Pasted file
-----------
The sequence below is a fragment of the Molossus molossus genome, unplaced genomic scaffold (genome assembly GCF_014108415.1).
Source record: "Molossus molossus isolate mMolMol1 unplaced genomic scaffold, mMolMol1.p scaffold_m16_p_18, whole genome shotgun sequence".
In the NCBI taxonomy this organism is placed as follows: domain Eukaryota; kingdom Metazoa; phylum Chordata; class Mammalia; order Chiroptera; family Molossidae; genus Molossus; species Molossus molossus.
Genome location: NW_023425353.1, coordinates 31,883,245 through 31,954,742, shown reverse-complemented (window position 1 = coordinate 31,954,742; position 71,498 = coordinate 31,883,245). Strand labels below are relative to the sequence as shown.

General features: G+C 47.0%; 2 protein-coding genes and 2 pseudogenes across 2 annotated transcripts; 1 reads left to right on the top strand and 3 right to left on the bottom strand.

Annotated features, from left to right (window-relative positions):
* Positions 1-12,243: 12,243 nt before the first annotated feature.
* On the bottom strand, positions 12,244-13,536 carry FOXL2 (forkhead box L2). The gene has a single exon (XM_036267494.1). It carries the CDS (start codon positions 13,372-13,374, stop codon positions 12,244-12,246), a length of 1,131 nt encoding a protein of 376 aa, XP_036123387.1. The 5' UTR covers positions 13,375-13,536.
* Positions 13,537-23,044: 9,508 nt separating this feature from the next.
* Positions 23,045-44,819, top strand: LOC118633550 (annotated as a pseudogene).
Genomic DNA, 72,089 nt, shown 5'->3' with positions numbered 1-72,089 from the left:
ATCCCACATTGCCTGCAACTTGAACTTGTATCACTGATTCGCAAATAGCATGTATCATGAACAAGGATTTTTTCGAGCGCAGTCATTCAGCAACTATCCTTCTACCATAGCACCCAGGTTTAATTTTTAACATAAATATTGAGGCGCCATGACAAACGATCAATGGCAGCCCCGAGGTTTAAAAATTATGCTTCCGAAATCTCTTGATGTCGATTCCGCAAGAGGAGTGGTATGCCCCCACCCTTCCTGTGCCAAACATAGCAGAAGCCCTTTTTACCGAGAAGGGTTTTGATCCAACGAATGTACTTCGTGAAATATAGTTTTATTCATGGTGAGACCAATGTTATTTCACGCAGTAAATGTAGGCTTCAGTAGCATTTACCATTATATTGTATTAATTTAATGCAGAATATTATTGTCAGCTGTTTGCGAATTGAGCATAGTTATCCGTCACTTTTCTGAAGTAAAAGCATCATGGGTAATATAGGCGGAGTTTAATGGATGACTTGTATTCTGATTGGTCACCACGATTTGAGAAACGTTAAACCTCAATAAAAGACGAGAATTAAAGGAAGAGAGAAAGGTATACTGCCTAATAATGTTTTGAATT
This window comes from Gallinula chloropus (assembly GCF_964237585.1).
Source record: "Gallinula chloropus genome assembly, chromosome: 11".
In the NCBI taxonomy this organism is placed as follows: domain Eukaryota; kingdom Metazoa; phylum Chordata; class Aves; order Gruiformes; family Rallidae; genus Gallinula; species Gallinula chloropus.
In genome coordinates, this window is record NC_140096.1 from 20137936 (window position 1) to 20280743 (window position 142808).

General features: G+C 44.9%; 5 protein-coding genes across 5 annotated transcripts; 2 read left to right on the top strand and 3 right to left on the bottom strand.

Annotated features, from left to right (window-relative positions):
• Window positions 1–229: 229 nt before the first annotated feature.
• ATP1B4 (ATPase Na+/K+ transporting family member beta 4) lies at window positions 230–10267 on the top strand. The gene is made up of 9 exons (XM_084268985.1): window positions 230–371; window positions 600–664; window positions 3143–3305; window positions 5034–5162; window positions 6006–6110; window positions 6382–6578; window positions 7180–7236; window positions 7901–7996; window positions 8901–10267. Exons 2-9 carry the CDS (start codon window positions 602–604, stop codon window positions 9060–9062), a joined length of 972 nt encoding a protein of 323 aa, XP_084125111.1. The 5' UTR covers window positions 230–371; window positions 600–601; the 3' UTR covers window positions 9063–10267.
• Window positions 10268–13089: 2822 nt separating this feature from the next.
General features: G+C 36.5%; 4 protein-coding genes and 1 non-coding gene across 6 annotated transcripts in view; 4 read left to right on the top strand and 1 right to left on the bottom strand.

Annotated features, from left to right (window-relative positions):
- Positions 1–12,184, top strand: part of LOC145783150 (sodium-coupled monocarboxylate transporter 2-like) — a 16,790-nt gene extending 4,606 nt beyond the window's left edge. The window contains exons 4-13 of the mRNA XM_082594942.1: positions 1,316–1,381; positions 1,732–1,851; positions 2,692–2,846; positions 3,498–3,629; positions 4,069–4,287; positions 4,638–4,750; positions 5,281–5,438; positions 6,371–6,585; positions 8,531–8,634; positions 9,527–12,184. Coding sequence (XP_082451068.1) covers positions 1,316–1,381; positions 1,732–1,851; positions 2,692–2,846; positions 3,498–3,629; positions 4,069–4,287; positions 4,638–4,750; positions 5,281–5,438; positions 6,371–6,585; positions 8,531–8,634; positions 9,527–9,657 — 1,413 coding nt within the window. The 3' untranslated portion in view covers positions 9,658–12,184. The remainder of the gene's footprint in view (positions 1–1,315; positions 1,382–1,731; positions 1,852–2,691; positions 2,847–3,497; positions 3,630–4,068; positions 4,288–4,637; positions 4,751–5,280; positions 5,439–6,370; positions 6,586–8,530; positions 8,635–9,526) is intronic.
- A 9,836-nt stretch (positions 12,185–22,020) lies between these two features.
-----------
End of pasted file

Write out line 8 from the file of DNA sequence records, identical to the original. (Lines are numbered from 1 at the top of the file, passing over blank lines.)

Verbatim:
* On the bottom strand, positions 12,244-13,536 carry FOXL2 (forkhead box L2). The gene has a single exon (XM_036267494.1). It carries the CDS (start codon positions 13,372-13,374, stop codon positions 12,244-12,246), a length of 1,131 nt encoding a protein of 376 aa, XP_036123387.1. The 5' UTR covers positions 13,375-13,536.